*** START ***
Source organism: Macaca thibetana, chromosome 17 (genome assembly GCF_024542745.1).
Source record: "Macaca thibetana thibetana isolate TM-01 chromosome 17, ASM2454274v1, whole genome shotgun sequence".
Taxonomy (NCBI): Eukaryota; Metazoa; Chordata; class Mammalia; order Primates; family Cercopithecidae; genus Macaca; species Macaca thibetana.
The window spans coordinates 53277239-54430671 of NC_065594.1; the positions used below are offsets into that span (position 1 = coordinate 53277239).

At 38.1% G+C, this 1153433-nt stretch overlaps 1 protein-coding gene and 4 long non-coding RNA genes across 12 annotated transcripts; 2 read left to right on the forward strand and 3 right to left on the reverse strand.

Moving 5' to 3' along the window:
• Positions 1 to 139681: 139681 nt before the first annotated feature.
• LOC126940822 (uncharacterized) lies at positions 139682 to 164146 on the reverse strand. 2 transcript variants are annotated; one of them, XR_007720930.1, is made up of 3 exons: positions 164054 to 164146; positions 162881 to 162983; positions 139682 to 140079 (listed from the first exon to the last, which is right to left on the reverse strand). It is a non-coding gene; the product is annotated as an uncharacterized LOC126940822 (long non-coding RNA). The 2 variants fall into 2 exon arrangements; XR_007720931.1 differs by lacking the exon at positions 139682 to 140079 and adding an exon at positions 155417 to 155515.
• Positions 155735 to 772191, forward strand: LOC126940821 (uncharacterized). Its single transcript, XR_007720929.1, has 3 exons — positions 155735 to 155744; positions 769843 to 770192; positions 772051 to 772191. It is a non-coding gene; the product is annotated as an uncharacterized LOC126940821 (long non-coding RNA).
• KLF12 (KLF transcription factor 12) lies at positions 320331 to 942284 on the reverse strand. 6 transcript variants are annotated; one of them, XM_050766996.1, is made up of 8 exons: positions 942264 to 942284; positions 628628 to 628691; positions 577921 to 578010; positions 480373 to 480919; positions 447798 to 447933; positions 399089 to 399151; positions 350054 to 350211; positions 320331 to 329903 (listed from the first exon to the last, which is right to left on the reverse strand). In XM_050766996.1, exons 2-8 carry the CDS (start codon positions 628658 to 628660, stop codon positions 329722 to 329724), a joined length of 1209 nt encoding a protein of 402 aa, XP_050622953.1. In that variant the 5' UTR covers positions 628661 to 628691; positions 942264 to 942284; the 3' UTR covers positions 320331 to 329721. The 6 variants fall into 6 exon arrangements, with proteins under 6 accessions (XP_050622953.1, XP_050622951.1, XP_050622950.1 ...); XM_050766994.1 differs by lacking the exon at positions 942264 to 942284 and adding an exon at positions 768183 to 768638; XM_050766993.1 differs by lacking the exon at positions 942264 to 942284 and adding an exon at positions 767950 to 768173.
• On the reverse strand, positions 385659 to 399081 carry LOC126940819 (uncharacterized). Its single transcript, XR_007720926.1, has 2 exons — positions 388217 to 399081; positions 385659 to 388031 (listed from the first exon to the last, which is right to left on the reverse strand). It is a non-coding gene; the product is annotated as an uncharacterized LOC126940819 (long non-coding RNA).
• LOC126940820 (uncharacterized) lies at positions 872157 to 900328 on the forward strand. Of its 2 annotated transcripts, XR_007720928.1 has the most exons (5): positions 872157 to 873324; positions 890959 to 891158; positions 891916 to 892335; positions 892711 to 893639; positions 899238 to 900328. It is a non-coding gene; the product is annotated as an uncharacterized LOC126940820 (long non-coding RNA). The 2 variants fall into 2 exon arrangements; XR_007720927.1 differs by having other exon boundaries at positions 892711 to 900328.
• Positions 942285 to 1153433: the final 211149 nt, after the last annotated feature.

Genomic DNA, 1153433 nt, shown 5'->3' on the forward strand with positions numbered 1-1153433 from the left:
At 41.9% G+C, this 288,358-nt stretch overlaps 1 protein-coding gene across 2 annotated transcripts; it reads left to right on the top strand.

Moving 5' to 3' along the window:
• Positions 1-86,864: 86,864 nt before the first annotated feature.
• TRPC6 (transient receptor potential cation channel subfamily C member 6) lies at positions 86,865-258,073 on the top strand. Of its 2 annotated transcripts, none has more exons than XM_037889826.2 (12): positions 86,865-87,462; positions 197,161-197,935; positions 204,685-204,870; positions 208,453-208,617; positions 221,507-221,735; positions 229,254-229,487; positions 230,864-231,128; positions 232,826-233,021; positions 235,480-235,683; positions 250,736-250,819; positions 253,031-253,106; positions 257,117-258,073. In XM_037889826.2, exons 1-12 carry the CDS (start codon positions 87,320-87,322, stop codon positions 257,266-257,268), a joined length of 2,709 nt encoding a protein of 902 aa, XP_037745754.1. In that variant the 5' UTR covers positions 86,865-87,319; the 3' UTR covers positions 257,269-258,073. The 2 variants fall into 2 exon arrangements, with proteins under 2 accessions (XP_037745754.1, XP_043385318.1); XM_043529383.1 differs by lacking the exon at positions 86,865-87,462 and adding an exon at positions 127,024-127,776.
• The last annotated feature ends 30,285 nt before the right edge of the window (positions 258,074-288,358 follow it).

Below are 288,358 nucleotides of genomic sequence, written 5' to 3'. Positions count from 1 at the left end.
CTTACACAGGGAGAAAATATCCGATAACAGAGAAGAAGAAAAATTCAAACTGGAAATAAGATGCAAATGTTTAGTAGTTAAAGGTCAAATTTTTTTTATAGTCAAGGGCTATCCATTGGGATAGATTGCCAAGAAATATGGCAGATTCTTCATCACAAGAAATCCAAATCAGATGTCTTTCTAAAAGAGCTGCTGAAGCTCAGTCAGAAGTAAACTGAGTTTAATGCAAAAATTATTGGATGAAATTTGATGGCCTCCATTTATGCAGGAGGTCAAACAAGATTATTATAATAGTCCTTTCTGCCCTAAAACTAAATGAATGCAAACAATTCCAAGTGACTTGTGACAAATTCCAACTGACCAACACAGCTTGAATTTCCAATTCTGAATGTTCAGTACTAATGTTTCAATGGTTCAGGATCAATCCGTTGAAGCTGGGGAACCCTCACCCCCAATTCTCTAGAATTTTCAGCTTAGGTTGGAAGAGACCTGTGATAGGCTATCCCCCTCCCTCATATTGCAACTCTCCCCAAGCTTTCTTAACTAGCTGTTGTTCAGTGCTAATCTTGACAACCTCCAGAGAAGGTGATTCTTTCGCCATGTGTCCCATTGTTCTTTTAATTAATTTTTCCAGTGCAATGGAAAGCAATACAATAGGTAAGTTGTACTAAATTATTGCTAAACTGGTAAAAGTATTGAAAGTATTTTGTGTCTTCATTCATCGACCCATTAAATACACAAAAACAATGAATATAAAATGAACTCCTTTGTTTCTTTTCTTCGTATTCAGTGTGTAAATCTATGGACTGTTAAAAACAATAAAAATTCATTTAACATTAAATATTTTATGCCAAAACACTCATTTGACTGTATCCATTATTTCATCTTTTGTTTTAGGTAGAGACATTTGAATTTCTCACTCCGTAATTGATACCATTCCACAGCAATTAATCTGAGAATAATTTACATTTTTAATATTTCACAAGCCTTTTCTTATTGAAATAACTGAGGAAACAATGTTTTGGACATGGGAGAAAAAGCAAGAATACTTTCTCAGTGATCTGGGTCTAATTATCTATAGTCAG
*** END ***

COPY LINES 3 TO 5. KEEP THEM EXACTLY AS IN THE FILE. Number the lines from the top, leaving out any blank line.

Taxonomy (NCBI): Eukaryota; Metazoa; Chordata; class Mammalia; order Primates; family Cercopithecidae; genus Macaca; species Macaca thibetana.
The window spans coordinates 53277239-54430671 of NC_065594.1; the positions used below are offsets into that span (position 1 = coordinate 53277239).

At 38.1% G+C, this 1153433-nt stretch overlaps 1 protein-coding gene and 4 long non-coding RNA genes across 12 annotated transcripts; 2 read left to right on the forward strand and 3 right to left on the reverse strand.